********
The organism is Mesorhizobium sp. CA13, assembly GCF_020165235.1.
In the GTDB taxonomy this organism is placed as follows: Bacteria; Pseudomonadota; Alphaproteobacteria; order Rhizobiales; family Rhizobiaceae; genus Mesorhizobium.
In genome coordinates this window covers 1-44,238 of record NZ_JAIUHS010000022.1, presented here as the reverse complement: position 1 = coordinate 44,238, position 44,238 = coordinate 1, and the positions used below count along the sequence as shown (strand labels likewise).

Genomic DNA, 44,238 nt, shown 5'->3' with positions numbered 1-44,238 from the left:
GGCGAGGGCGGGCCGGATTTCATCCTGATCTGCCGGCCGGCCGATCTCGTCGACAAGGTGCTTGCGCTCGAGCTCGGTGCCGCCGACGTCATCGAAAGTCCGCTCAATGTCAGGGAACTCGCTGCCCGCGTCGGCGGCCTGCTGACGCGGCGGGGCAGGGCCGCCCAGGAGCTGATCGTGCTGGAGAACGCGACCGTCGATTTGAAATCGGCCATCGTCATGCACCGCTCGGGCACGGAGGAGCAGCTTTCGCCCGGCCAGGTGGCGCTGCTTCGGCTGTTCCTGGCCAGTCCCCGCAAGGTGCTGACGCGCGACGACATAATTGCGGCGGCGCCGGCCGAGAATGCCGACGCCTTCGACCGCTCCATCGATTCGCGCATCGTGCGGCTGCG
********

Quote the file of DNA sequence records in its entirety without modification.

The organism is Mesorhizobium sp. CA13, assembly GCF_020165235.1.
In the GTDB taxonomy this organism is placed as follows: Bacteria; Pseudomonadota; Alphaproteobacteria; order Rhizobiales; family Rhizobiaceae; genus Mesorhizobium.
In genome coordinates this window covers 1-44,238 of record NZ_JAIUHS010000022.1, presented here as the reverse complement: position 1 = coordinate 44,238, position 44,238 = coordinate 1, and the positions used below count along the sequence as shown (strand labels likewise).

Genomic DNA, 44,238 nt, shown 5'->3' with positions numbered 1-44,238 from the left:
GGCGAGGGCGGGCCGGATTTCATCCTGATCTGCCGGCCGGCCGATCTCGTCGACAAGGTGCTTGCGCTCGAGCTCGGTGCCGCCGACGTCATCGAAAGTCCGCTCAATGTCAGGGAACTCGCTGCCCGCGTCGGCGGCCTGCTGACGCGGCGGGGCAGGGCCGCCCAGGAGCTGATCGTGCTGGAGAACGCGACCGTCGATTTGAAATCGGCCATCGTCATGCACCGCTCGGGCACGGAGGAGCAGCTTTCGCCCGGCCAGGTGGCGCTGCTTCGGCTGTTCCTGGCCAGTCCCCGCAAGGTGCTGACGCGCGACGACATAATTGCGGCGGCGCCGGCCGAGAATGCCGACGCCTTCGACCGCTCCATCGATTCGCGCATCGTGCGGCTGCG